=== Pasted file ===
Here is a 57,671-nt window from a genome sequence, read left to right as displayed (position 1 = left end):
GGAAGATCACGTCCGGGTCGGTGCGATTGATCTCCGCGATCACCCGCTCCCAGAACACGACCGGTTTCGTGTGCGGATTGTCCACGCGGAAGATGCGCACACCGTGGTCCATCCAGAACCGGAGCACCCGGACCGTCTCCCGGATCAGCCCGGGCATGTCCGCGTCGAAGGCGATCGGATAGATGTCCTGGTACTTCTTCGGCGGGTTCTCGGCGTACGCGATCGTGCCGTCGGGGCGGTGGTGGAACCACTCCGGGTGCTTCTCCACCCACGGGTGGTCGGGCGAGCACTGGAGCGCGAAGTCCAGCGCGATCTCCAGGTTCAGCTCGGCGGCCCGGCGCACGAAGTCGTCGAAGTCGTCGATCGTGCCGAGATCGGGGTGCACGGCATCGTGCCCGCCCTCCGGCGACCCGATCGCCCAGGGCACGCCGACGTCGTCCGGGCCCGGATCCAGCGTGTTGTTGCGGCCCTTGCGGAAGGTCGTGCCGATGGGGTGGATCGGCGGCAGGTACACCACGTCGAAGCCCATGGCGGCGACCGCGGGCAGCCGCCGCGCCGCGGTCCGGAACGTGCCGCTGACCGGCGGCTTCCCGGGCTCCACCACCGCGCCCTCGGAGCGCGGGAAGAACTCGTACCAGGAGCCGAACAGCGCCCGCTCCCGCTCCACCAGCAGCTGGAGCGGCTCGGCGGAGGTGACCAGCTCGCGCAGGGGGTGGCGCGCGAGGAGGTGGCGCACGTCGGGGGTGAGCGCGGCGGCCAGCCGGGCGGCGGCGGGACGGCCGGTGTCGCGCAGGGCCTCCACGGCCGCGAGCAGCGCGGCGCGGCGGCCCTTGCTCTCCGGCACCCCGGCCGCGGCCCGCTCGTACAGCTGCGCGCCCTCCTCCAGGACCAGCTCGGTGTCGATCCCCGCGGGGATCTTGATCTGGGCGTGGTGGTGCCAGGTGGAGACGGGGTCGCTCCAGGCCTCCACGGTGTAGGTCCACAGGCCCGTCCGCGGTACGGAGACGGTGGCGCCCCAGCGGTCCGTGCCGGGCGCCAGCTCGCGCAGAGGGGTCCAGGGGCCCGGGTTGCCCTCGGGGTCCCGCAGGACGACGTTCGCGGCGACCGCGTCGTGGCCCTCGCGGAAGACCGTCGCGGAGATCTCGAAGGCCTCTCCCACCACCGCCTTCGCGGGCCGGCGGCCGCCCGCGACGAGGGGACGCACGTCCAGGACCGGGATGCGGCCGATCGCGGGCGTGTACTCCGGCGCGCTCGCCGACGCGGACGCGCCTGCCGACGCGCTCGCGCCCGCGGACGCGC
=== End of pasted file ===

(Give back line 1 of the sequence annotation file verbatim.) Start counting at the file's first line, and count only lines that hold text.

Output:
Here is a 57,671-nt window from a genome sequence, read left to right as displayed (position 1 = left end):